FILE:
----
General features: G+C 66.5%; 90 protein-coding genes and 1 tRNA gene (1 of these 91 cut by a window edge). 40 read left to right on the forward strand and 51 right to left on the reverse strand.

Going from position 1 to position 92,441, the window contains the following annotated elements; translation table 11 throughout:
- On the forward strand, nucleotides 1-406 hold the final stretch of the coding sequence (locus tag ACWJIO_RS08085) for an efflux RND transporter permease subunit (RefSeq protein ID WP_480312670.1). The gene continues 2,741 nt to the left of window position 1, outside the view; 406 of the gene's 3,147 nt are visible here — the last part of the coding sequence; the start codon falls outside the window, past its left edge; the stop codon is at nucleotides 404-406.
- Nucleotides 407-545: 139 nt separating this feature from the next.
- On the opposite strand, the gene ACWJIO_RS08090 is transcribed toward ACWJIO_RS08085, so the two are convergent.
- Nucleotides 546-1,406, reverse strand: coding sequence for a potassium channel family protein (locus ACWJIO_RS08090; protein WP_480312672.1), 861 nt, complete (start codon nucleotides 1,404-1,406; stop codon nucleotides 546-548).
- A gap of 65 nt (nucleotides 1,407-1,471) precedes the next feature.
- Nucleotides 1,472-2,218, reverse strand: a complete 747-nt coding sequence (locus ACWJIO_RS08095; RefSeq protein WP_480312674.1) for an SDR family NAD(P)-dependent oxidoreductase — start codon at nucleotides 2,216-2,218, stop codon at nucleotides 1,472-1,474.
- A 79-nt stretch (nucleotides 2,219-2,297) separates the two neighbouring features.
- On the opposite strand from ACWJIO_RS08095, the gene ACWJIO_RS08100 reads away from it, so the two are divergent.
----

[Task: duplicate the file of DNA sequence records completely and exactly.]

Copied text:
General features: G+C 66.5%; 90 protein-coding genes and 1 tRNA gene (1 of these 91 cut by a window edge). 40 read left to right on the forward strand and 51 right to left on the reverse strand.

Going from position 1 to position 92,441, the window contains the following annotated elements; translation table 11 throughout:
- On the forward strand, nucleotides 1-406 hold the final stretch of the coding sequence (locus tag ACWJIO_RS08085) for an efflux RND transporter permease subunit (RefSeq protein ID WP_480312670.1). The gene continues 2,741 nt to the left of window position 1, outside the view; 406 of the gene's 3,147 nt are visible here — the last part of the coding sequence; the start codon falls outside the window, past its left edge; the stop codon is at nucleotides 404-406.
- Nucleotides 407-545: 139 nt separating this feature from the next.
- On the opposite strand, the gene ACWJIO_RS08090 is transcribed toward ACWJIO_RS08085, so the two are convergent.
- Nucleotides 546-1,406, reverse strand: coding sequence for a potassium channel family protein (locus ACWJIO_RS08090; protein WP_480312672.1), 861 nt, complete (start codon nucleotides 1,404-1,406; stop codon nucleotides 546-548).
- A gap of 65 nt (nucleotides 1,407-1,471) precedes the next feature.
- Nucleotides 1,472-2,218, reverse strand: a complete 747-nt coding sequence (locus ACWJIO_RS08095; RefSeq protein WP_480312674.1) for an SDR family NAD(P)-dependent oxidoreductase — start codon at nucleotides 2,216-2,218, stop codon at nucleotides 1,472-1,474.
- A 79-nt stretch (nucleotides 2,219-2,297) separates the two neighbouring features.
- On the opposite strand from ACWJIO_RS08095, the gene ACWJIO_RS08100 reads away from it, so the two are divergent.